Bill Gates’ new book on climate change was published this month. It’s very good. People should read it. TL;DR — we need a lot of inventions to save us from having to dim the world for a decade with Krakatoa-style dust.
Even a volcano would only buy us time. It’s the worst case scenario: we’d still need the inventions AND we’d have bad tans.
Gates reckons we need to electrify everything that it’s possible to electrify. We also need to upgrade the grids everywhere to make that possible, including inventing better energy storage. Finally, we need new ways to do agriculture, large scale transport, and construction because they can’t be electrified (cement production is innately CO2 producing, batteries suck for transporting heavy stuff, and cows usually object to being plugged into the mains).
All of that is tough though doable as long as we actually do it. We need hundreds of thousands of people working on it and it’s not just one thing. This isn’t a moonshot or a Manhattan project. That was easy. This is thousands of different things, which need to be done by lots and lots of different groups: governments, universities, companies, and individuals.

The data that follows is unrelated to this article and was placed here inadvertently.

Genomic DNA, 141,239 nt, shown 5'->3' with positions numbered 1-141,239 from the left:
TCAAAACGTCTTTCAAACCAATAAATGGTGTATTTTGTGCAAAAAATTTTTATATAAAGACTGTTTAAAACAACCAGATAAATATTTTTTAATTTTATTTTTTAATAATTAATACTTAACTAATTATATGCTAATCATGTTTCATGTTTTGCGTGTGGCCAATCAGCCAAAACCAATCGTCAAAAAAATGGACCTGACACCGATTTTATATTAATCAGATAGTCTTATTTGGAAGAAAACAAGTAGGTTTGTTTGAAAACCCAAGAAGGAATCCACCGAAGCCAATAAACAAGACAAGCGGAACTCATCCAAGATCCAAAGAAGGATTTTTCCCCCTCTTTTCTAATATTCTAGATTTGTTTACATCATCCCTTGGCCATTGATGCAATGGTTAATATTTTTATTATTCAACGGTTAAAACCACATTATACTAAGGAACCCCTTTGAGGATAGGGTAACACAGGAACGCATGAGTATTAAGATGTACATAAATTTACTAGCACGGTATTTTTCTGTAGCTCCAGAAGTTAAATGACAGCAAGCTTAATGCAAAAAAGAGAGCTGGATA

And all those people still need to be able to pay their bills by working on this stuff. Given the short time we have, we’ll have to use the economic levers we’ve already got: government spending on R&D and procurement plus laws and tax breaks. It starts with legislation and investment in developed countries and rolls out from there.
No it isn’t. We have to do it and therefore we will. The only question is, do we do it with Krakatoa or without?